“Finally…the synodal process culminates in listening to the Bishop of Rome, called upon to speak authoritatively [It. pronunciare] as ‘Shepherd and Teacher of all Christians’: not on the basis of his personal beliefs, but as the supreme witness of the Faith of the whole Church, the guarantor of the Church’s conformity with and obedience to the will of God, to the Gospel of Christ and the Tradition of the Church.”

    Now, just stop for a moment and think about these items one at a time:

    · The pope has been acknowledged to have allied himself with a notorious heretic who has, with the support of an entire episcopal conference, been, for fifty years, bent on the obliteration of most Catholic moral teaching, and a goodish part of its teaching on ecclesiology.

    · This pope has been warned by some of his highest ranking officials that the proposed direction, called “the Kasper-Bergoglio line,” will lead to the “end of the Church,” its complete disintegration into chaos and schism.

    · This warning the pope shouted down privately and then rebuked publicly.

    · A few days later the pope followed with a declaration of his grip on total, supreme power – the power, apparently, even to destroy the Church of which he is head – like a small boy declaring that he can break all his toys if he wants, because they are his and no one can stop him.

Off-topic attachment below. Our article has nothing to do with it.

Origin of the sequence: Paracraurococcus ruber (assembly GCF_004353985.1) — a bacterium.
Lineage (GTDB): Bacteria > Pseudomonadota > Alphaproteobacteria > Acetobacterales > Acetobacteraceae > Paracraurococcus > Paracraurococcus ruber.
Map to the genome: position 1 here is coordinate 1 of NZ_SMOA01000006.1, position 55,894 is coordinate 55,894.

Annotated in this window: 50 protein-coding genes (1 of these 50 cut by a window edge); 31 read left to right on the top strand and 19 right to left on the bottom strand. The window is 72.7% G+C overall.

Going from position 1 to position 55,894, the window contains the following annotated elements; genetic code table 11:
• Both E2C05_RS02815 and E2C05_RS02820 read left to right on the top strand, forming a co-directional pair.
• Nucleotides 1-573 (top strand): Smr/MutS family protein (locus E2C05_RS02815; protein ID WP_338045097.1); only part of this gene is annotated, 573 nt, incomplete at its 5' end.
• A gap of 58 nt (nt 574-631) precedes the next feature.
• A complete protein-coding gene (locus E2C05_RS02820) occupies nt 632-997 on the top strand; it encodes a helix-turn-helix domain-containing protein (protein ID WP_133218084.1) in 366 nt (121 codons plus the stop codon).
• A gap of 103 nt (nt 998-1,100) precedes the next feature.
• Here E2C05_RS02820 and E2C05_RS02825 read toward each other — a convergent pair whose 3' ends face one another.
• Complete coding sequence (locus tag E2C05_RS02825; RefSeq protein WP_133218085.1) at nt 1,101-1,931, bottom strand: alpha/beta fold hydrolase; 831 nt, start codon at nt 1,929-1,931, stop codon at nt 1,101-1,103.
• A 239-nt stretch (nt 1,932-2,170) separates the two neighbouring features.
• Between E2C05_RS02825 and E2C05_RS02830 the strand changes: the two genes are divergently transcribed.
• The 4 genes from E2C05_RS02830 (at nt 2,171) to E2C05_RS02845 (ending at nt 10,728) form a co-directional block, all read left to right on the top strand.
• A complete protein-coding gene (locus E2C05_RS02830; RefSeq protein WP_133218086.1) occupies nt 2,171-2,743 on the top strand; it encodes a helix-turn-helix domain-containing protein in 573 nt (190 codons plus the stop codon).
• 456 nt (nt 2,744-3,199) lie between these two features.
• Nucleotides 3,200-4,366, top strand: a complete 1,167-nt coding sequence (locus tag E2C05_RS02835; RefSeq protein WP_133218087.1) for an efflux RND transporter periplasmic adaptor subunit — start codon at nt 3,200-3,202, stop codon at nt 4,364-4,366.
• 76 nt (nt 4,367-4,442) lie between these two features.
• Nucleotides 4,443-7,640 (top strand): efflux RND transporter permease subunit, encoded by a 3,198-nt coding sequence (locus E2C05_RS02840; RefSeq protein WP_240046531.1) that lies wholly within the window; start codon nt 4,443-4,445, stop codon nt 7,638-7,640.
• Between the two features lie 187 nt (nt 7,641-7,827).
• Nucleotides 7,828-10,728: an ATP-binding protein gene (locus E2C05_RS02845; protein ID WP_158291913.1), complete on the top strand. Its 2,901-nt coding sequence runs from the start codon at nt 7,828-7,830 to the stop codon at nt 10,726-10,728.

And what was Cardinal Pell’s response to our little petition? The one in which we suggested that things being in such a dire condition, that, teetering on the edge of catastrophe, we begged him and his fellow bishops to at least not be themselves complicit in the destruction of Holy Mother Church by history’s strangest pope and his chosen group of hand-picked heretics and blasphemers?

    Peace in our time. The 13 Cardinals’ concerns have “substantially been addressed.”

    John Allen reports that the good “conservative” Australian cardinal rejected any suggestion of a walkout, saying that he had received “reassurances,” from the Synod secretariat “that the final result ‘will faithfully present the views of the synod.’” They have been assured that the bishops will be allowed to vote on each paragraph of the Instrumentum Laboris.

    Won’t that be nice?

    “He also said that members of a drafting committee for the final document have vowed to be true to the content of the synod’s discussions, rather than using the text to promote their own views,” Allen continued.

    “That’s all we want, for whatever the synod says, whether it’s good, bad, or indifferent, to be represented,” Pell said. “That’s in the long-term interest of everyone, because no matter how it might turn out, people want to feel that the bishops got to that situation fairly.”

    Well, I’m sure we’re all terribly happy that the bishops feel they are going to get their money’s worth out of the whole charade, and when the schism gets underway, I’m sure we will all feel better that “the bishops got to that situation fairly.”

    But I did rather hope that they might exercise themselves in the defence of the Faith and the One, Holy, Catholic and Apostolic Church, since “whatever the Synod says, whether it’s good, bad or indifferent” we, the remaining Catholic faithful, would like there to still be a Catholic Church by Christmas 2016.

  2. Cardinal Napier: No more concerns about synod process, optimistic about outcome

    Joshua J. McElwee | Oct. 20, 2015 | National Catholic Reporter

    VATICAN CITY One of the 13 cardinals said to have signed a letter to Pope Francis sharply criticizing the ongoing Synod of Bishops has said he no longer has concerns about the gathering and is even optimistic about its outcome.